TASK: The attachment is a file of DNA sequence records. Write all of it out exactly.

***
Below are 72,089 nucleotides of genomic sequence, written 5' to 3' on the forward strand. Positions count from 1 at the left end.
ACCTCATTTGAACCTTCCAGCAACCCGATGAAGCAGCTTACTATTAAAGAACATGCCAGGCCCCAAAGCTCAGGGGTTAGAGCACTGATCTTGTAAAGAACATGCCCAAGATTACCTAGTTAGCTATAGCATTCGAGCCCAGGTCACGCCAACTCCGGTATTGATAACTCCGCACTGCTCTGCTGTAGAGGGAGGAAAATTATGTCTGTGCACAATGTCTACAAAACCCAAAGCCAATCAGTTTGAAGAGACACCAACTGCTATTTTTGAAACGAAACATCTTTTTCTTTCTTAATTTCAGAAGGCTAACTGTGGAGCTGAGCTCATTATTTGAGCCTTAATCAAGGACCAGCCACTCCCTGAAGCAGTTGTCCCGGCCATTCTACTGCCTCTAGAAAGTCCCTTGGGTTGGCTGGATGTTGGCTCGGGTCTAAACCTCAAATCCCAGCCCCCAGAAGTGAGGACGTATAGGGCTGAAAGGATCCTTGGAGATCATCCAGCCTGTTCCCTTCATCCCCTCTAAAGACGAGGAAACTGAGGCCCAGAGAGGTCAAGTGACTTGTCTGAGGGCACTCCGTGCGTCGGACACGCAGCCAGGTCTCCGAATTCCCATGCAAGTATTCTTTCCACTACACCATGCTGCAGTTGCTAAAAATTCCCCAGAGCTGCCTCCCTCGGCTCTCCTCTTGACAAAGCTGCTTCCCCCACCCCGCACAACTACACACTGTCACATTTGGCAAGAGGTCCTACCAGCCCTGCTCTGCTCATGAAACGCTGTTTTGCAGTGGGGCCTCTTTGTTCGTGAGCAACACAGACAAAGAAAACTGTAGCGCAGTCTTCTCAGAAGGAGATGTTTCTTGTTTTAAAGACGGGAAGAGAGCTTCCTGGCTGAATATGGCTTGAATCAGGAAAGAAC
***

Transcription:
Below are 72,089 nucleotides of genomic sequence, written 5' to 3' on the forward strand. Positions count from 1 at the left end.
ACCTCATTTGAACCTTCCAGCAACCCGATGAAGCAGCTTACTATTAAAGAACATGCCAGGCCCCAAAGCTCAGGGGTTAGAGCACTGATCTTGTAAAGAACATGCCCAAGATTACCTAGTTAGCTATAGCATTCGAGCCCAGGTCACGCCAACTCCGGTATTGATAACTCCGCACTGCTCTGCTGTAGAGGGAGGAAAATTATGTCTGTGCACAATGTCTACAAAACCCAAAGCCAATCAGTTTGAAGAGACACCAACTGCTATTTTTGAAACGAAACATCTTTTTCTTTCTTAATTTCAGAAGGCTAACTGTGGAGCTGAGCTCATTATTTGAGCCTTAATCAAGGACCAGCCACTCCCTGAAGCAGTTGTCCCGGCCATTCTACTGCCTCTAGAAAGTCCCTTGGGTTGGCTGGATGTTGGCTCGGGTCTAAACCTCAAATCCCAGCCCCCAGAAGTGAGGACGTATAGGGCTGAAAGGATCCTTGGAGATCATCCAGCCTGTTCCCTTCATCCCCTCTAAAGACGAGGAAACTGAGGCCCAGAGAGGTCAAGTGACTTGTCTGAGGGCACTCCGTGCGTCGGACACGCAGCCAGGTCTCCGAATTCCCATGCAAGTATTCTTTCCACTACACCATGCTGCAGTTGCTAAAAATTCCCCAGAGCTGCCTCCCTCGGCTCTCCTCTTGACAAAGCTGCTTCCCCCACCCCGCACAACTACACACTGTCACATTTGGCAAGAGGTCCTACCAGCCCTGCTCTGCTCATGAAACGCTGTTTTGCAGTGGGGCCTCTTTGTTCGTGAGCAACACAGACAAAGAAAACTGTAGCGCAGTCTTCTCAGAAGGAGATGTTTCTTGTTTTAAAGACGGGAAGAGAGCTTCCTGGCTGAATATGGCTTGAATCAGGAAAGAAC